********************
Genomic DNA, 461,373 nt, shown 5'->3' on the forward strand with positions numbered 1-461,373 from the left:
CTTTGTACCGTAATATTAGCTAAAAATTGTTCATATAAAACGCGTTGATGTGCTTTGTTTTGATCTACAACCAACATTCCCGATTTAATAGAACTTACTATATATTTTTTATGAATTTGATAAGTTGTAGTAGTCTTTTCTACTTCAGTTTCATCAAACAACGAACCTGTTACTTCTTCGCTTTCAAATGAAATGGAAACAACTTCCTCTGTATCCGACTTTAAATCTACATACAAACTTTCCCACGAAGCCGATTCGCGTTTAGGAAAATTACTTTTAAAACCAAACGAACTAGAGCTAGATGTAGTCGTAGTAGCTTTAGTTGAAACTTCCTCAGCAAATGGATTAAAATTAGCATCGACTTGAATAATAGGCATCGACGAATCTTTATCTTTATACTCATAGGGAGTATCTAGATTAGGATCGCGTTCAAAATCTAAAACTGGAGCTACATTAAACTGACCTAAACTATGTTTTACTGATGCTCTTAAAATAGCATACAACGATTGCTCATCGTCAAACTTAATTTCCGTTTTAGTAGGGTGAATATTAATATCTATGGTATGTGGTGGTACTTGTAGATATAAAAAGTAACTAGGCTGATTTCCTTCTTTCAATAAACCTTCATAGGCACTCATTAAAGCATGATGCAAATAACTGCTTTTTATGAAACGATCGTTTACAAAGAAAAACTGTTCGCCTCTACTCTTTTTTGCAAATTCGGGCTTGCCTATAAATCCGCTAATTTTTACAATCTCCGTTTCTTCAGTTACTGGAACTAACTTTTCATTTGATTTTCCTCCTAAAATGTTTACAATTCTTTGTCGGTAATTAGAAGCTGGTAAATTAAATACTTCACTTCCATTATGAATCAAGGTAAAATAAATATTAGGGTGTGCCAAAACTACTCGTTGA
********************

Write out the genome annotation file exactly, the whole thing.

Genomic DNA, 461,373 nt, shown 5'->3' on the forward strand with positions numbered 1-461,373 from the left:
CTTTGTACCGTAATATTAGCTAAAAATTGTTCATATAAAACGCGTTGATGTGCTTTGTTTTGATCTACAACCAACATTCCCGATTTAATAGAACTTACTATATATTTTTTATGAATTTGATAAGTTGTAGTAGTCTTTTCTACTTCAGTTTCATCAAACAACGAACCTGTTACTTCTTCGCTTTCAAATGAAATGGAAACAACTTCCTCTGTATCCGACTTTAAATCTACATACAAACTTTCCCACGAAGCCGATTCGCGTTTAGGAAAATTACTTTTAAAACCAAACGAACTAGAGCTAGATGTAGTCGTAGTAGCTTTAGTTGAAACTTCCTCAGCAAATGGATTAAAATTAGCATCGACTTGAATAATAGGCATCGACGAATCTTTATCTTTATACTCATAGGGAGTATCTAGATTAGGATCGCGTTCAAAATCTAAAACTGGAGCTACATTAAACTGACCTAAACTATGTTTTACTGATGCTCTTAAAATAGCATACAACGATTGCTCATCGTCAAACTTAATTTCCGTTTTAGTAGGGTGAATATTAATATCTATGGTATGTGGTGGTACTTGTAGATATAAAAAGTAACTAGGCTGATTTCCTTCTTTCAATAAACCTTCATAGGCACTCATTAAAGCATGATGCAAATAACTGCTTTTTATGAAACGATCGTTTACAAAGAAAAACTGTTCGCCTCTACTCTTTTTTGCAAATTCGGGCTTGCCTATAAATCCGCTAATTTTTACAATCTCCGTTTCTTCAGTTACTGGAACTAACTTTTCATTTGATTTTCCTCCTAAAATGTTTACAATTCTTTGTCGGTAATTAGAAGCTGGTAAATTAAATACTTCACTTCCATTATGAATCAAGGTAAAATAAATATTAGGGTGTGCCAAAACTACTCGTTGA